Stocking a Better Bar

©2014 Kindred Cocktails

Last time, we talked about how to go about building a better home bar. Once you’ve done that and have all sorts of empty space (because you paid attention, and your bar holds about twice your current supply of liquor, right?), we should now get on to the fun part – how to best fill your shiny new liquor cabinet.

Now I know that I’m going to catch it in the comments by declaring some brands “essential” versus others. I know y’all are a bunch of passionate drinkers, and I also know that in certain areas, y’all have much more experience than I do tasting and thinking about spirits. But that’s not going to stop me from doing just that. The good news? After making declarative statements about which spirits you should have in your bar, I’m going to let you in on a few secrets about how to find rare and discontinued bottles that have helped me in the past. So take a deep breath, and enjoy the ride.

I’m a firm believer in Alton Brown’s mantra of buying things that serve many purposes. Unless you’re into a certain segment of the liquor market, you should strive for buying liquor that lets you make as many cocktails as possible. Once you’ve tasted a good representation of what’s out there, decide what to focus on, and buy more of those things, but with the understanding that if you run across something special and hard to find, you really ought to buy it. But more on that later.

Category Recommended brand
Vodka Monopolowa
Gin (London Dry) Tanqueray
Gin (New American) St. George Terroir
Gin (Plymouth) Plymouth
Genever Bols
Rum (French Style) La Favorite Blanc
Rum (English Style) El Dorado 5
Rum (Spanish Style) Flor de Cana 7
Rum (Exotic) Smith & Cross
Rum (Overproof) Lemon Hart 151 (dark) or Wray and Nephew (white)
Bourbon Old Grand Dad 114
Rye Whiskey Rittenhouse 100 or Bulleit Rye
Scotch Whisky Aberlour 10 or Balvenie Doublewood
Brandy Germain Robin Craft Method
Cognac Pierre Ferrand 10
Apple Brandy Laird’s Bonded
Tequila Siete Leguas or Ocho
Mezcal Del Maguey Vida
Dry Vermouth Dolin
Blanc Vermouth Dolin
Sweet Vermouth Cocchi or Carpano Antica
Exotic Vermouth Punt e Mes
Exotic Aromatized Wine Bonal
Orange liqueur Cointreau
Herbal liqueurs Benedictine and Green Chartreuse
Funky liqueur Luxardo Maraschino
Anise liqueur Herbsaint
Apricot liqueur Marie Brizard Apry
Chocolate liqueur Marie Brizard Crème de Cacao
Bitter liqueurs Fernet Branca, Campari and Cynar
Bitters Angostura, Peychaud’s, Regans’ Orange #6, Dr. Adam Elmegirab’s Boker’s, Bittermens Xocolatl Mole
Syrups Simple, Grenadine, Orgeat [editor: B.G. Reynolds, Small Hands, homemade, or similar] , Dark Sugar Simple (I have 2:1 piloncillo)

As for tools, I like the OXO line – I have a double sided 1/1.5 oz jigger, a muddler, a three piece steel shaker, and a small plastic cutting board and knife from them. I have a few Hawthorne strainers, and a barspoon with a twist handle and a counterweight, which doubles nicely for cracking ice. Sadly, my wife won’t let me install a Kold Draft machine in the kitchen – I use some trays for normal sized ice and a few Tovolo King Cube trays.

Let’s now talk about liquor spelunking. You’d be amazed at how much old liquor sits on store shelves waiting for the lucky (and knowledgeable) consumer to walk in and buy it. Being vigilant and knowledgeable will lead to rewards. Many rewards.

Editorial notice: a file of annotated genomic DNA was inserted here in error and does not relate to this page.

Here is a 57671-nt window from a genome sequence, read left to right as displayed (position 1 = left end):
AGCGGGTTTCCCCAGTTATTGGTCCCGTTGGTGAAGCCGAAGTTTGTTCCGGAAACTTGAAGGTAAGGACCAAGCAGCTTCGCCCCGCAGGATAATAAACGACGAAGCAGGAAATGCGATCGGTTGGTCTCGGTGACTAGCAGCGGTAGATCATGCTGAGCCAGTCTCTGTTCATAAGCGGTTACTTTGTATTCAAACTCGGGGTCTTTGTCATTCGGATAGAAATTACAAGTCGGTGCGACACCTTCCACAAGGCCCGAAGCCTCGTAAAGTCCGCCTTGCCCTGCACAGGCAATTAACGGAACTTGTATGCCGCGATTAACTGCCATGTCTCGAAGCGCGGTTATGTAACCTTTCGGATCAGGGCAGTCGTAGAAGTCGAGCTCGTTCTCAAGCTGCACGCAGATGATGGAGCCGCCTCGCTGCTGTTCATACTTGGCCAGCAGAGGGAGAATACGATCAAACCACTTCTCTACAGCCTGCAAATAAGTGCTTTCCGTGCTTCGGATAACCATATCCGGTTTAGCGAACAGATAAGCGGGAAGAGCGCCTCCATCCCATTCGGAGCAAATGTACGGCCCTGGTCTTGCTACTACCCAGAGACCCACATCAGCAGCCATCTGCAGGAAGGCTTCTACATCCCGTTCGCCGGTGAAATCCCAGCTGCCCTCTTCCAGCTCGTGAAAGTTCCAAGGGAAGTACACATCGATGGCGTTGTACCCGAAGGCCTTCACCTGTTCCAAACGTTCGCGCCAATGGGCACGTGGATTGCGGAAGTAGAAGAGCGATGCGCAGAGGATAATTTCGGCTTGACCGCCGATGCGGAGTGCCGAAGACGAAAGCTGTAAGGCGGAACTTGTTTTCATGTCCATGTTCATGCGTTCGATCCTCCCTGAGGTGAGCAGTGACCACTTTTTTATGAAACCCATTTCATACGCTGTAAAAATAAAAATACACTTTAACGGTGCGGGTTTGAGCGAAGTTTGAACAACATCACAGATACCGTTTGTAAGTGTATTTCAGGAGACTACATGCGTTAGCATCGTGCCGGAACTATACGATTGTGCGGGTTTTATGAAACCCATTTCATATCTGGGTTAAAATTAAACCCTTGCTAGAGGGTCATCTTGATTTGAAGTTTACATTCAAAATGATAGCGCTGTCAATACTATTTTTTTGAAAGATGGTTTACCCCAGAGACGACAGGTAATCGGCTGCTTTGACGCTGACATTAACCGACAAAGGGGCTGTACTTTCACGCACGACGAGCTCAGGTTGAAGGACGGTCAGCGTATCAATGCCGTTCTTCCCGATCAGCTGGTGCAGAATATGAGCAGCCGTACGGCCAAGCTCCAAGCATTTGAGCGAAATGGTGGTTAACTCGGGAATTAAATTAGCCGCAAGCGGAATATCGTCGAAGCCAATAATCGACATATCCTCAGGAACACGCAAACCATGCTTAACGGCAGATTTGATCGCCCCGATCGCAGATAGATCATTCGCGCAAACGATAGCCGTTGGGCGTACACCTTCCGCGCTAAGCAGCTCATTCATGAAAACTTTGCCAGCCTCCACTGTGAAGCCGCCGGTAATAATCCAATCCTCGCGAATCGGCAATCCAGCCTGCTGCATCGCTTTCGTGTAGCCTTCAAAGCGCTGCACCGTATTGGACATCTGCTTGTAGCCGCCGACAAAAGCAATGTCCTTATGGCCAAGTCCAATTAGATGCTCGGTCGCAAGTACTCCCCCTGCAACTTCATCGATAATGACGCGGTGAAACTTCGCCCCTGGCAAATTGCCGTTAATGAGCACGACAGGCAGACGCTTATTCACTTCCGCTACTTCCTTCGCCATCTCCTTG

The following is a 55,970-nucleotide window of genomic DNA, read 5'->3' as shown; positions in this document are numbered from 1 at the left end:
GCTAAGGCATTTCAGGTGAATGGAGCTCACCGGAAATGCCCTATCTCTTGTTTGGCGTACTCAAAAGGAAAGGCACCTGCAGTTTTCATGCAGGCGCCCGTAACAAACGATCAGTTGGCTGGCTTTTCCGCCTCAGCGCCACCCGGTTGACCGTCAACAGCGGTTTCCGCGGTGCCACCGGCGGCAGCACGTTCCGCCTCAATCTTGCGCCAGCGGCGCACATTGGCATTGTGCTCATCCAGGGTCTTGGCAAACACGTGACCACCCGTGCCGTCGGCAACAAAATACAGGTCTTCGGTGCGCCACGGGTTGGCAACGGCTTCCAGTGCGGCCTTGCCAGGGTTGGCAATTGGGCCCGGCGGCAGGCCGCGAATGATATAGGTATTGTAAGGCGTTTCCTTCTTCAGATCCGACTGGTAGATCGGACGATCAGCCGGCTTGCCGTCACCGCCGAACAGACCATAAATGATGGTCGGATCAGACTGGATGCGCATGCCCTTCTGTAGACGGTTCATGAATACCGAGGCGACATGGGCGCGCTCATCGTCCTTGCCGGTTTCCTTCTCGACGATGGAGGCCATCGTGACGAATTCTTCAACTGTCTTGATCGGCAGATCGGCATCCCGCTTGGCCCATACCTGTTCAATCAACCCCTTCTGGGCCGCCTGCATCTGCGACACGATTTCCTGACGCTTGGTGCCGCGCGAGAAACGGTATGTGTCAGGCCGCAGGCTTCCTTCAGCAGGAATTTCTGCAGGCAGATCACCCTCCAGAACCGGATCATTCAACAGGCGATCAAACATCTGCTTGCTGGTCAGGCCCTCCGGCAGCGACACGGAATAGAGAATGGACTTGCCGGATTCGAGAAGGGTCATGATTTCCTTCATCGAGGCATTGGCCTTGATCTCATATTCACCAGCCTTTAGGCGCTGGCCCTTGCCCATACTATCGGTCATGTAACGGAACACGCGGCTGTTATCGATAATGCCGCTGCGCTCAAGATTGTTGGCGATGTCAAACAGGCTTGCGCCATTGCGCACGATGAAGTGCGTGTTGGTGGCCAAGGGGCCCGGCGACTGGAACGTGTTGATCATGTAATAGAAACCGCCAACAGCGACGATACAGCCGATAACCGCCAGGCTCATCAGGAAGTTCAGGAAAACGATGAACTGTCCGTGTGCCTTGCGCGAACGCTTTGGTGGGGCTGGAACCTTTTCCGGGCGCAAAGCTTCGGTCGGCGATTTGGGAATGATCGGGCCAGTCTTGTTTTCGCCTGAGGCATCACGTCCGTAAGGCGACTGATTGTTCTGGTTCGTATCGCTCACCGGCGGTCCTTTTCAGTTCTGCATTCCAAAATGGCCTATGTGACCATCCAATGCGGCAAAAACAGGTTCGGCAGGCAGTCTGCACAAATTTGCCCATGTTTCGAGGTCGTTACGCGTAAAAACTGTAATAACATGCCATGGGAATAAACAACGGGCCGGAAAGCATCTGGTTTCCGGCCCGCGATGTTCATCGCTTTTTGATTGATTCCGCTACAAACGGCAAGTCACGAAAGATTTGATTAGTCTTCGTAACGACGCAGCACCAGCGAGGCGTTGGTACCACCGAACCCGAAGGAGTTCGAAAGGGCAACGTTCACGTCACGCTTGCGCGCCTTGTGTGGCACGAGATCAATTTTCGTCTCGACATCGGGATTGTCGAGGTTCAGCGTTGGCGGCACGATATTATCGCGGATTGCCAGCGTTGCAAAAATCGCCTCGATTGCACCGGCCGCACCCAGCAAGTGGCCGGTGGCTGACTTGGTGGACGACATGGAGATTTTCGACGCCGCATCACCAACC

Rule #1 – Location, location, location

One of my favorite places to go spelunking is a tiny little liquor store next to a Kroger in a fancy part of Houston. It’s got bars on the windows, and most people are there for pints of vodka from behind the counter, but if you’re willing to lay on the floor, you can find all sorts of things – I’ve found 1994 Zwack Unicum, 50 ml bottles of Pierre Ferrand Abel (45 years in barrel!) for $4, and 80’s era Punt e Mes there – within the last three years.

Red Hook

2 oz Rye
12oz Sweet vermouth, Carpano Punt e Mes
12oz Maraschino Liqueur
1   Maraschino cherry (as garnish)
Stir, strain, straight up, cocktail, garnish

You should get into the habit of popping in to out of the way liquor stores. Not the ones that look new, are well lit, and clean. And you’ll probably want to avoid the ones that are obviously dangerous looking, unless you’re with a group and feel comfortable. Don’t dress up. I once bought three bottles of 1964 Broadbent Bual Madeira from a liquor store for $40 a bottle (replacement value? $325)  while wearing a stained T shirt from a barbecue joint and not having shaved for two days. The places you’re looking for look like they’ve appeared on an episode of “Hoarders”. If you’re crafty, and the store has a website, check and make sure they’ve been around a while.

Rule #2 – Be Polite

I sell wine for a living. I know that the only thing that separates me from my competitors is my personal relationship with my buyers. When I was in retail, I wanted relationships with people who bought wine, and wouldn’t hesitate to dig through shrink wrapped pallets for that one case of allocated wine they wanted. If you’re going to look for old, weird liquor, you need to make friends with the staff pretty quickly. Be polite. Tell them you like weird old things – you never know what might come out of a back room. If you can, develop a relationship with the staff, which might involve you buying a bottle you don’t necessarily want to reap greater rewards in the future.